Calculating Your Hiking Speed

By far the best way to calculate your own hiking speed is to use a phone GPS or smartwatch.

The Garmin Fenix currently takes the top place on my list of the best hiking watches. Use the built-in GPS and features to easily track your hiking distance, speed, and pace. I recently got to use one on a trip to Wyoming’s Winder River range and was really impressed!

If you don’t have a smartwatch, the next best option is your phone. There are many apps out there for tracking speed and distance, but for planning and executing backpacking trips Gaia is by far my favorite. It has a great website, too for pre-trip preparations.

One key consideration is to track your pace on three known trail types:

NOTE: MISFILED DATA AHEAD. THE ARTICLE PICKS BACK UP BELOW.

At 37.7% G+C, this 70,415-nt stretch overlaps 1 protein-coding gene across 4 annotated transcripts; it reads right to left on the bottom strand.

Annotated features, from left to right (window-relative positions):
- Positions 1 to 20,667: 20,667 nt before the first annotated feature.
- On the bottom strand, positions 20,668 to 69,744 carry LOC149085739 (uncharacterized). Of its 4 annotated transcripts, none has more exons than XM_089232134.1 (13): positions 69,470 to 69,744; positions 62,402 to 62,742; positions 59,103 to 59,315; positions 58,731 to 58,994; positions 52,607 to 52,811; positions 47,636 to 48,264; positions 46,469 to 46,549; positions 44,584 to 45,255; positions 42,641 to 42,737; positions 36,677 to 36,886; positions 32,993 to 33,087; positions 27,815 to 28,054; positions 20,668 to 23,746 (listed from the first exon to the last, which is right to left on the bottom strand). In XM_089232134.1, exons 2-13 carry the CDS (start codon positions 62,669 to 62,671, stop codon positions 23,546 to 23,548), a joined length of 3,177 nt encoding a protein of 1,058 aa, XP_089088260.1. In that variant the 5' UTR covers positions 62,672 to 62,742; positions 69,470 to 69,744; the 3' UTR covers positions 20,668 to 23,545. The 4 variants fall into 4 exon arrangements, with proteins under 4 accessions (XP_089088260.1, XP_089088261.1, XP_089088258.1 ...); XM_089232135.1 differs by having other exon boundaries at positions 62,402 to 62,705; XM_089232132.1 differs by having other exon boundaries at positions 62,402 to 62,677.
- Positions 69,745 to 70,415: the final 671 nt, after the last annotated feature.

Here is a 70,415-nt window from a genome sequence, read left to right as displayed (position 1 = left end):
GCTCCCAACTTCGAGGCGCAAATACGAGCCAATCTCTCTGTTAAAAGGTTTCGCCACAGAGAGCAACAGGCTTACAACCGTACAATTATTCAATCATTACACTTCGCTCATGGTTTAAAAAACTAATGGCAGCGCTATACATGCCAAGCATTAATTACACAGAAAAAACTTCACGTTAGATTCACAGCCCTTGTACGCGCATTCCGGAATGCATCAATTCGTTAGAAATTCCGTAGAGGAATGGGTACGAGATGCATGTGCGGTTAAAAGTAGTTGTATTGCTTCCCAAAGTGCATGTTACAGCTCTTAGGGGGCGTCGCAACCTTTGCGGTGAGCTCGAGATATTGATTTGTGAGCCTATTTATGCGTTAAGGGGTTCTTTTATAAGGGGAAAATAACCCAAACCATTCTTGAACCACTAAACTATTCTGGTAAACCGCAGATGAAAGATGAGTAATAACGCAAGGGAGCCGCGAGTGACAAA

• Easy trails with little elevation change
  • Difficult trails with moderate to severe elevation gain
  • Off-trail hiking

Try to track yourself for a few hours of each type of hiking at a natural pace (no cheating and speeding up just so it looks good on the numbers!). Then you can compare your speed to the speed you would have expected to get from using Naismith’s formula.

Understanding Terrain vs Real Conditions

Holyoke Range Topo Map


When it comes to reading a map, anyone can learn to translate contour lines into a 3D map. What we can’t always do, however, is predict exactly what kind of terrain will be on the ground.

With a standard topo map, we can use measuring tools to figure out exactly what the slope angle, or pitch, is going to be in a given location without ever going there ourselves. This is handy for trip planning.

Where we often run into problems, however, is in predicting the ground conditions at said location.